Why Russian scientists have listed the Siberian earthquake as a 9.5 event
Posted on December 28, 2011
December 28, 2011 – MOSCOW – The intensity of a powerful earthquake that rocked the southeastern part of Siberia on Tuesday reached 9.5, Russian Emergency Situations Minister Sergei Shoigu said at a teleconference in the early hours of Wednesday. “The earthquake’s intensity in the epicenter has been estimated at 9.5. The main threat will come tomorrow morning. As soon as the people wake up, they will see cracks in the walls, stoves, and chimneys,” he said. It was reported earlier that an earthquake reaching 8-9 in the epicenter had been recorded in the Kaa-Khemsky district of Tyva 100 kilometers east of Kyzyl at a depth of 10 kilometers at 7:22 p.m. Moscow time on Tuesday. The earthquake’s magnitude reached 6.7. The tremors were felt in Tyva, Khakasia, the Krasnoyarsk territory and the Irkutsk region. Preliminary reports indicate that the quake did not cause casualties and significant destruction. The population of the Kaa-Khemsky district is about 12,700 people. Emergency Situations Ministry experts are examining communities now. -KYIV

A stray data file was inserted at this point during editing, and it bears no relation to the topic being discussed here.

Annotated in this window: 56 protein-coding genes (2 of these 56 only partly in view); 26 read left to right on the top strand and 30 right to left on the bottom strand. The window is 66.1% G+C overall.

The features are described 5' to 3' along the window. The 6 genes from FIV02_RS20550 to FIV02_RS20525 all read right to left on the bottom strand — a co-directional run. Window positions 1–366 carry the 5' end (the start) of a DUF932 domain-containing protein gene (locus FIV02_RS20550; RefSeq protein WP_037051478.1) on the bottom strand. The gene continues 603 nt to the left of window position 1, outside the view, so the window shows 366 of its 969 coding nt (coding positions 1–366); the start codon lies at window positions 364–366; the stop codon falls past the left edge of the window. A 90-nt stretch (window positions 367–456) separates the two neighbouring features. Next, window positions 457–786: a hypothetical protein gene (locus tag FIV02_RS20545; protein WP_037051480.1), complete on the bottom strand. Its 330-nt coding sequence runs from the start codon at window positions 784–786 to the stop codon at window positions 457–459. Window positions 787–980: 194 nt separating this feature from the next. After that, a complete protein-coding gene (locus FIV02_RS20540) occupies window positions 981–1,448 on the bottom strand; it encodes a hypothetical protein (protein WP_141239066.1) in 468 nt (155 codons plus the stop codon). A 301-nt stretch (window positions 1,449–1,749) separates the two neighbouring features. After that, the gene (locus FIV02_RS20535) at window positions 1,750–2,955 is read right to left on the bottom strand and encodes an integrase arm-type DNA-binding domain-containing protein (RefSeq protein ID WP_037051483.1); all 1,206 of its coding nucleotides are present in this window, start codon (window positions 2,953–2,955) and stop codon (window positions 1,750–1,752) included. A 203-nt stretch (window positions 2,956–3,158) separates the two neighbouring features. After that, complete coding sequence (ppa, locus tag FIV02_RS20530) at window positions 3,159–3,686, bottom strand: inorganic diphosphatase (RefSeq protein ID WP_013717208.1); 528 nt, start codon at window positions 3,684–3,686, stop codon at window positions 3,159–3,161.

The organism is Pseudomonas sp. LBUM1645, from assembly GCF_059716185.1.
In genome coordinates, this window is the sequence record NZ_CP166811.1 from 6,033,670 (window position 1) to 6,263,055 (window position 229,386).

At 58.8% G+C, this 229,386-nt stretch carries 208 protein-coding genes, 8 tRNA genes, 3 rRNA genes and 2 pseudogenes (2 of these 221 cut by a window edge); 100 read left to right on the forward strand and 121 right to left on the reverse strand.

The Russian earthquake scale: The Russian system measures earthquake intensity and the 9.5 of the Siberian quake does not reflect magnitude. The Medvedev-Sponheuer-Karnik scale, also known as the MSK or MSK-64, is a macroseismic intensity scale used to evaluate the severity of ground shaking on the basis of observed effects in an area of the earthquake occurrence. The scale was first proposed by Sergei Medvedev (USSR), Wilhelm Sponheuer (East Germany), and Vít Kárník (Czechoslovakia) in 1964. It was based on the experiences being available in the early 1960s from the application of the Modified Mercalli scale and the 1953 version of the Medvedev scale, known also as the GEOFIAN scale. With minor modifications in the mid-1970s and early 1980s, the MSK scale became widely used in Europe and the USSR. In early 1990s, the European Seismological Commission (ESC) used many of the principles formulated in the MSK in the development of the European Macroseismic Scale, which is now a de facto standard for evaluation of seismic intensity in European countries. MSK-64 is still being used in India, Israel, Russia, and throughout the Commonwealth of Independent States. The Medvedev-Sponheuer-Karnik scale is somewhat similar to the Modified Mercalli (MM) scale used in the United States. The MSK scale has 12 intensity degrees expressed in Roman numerals (to prevent the use of decimals). –Wikipedia
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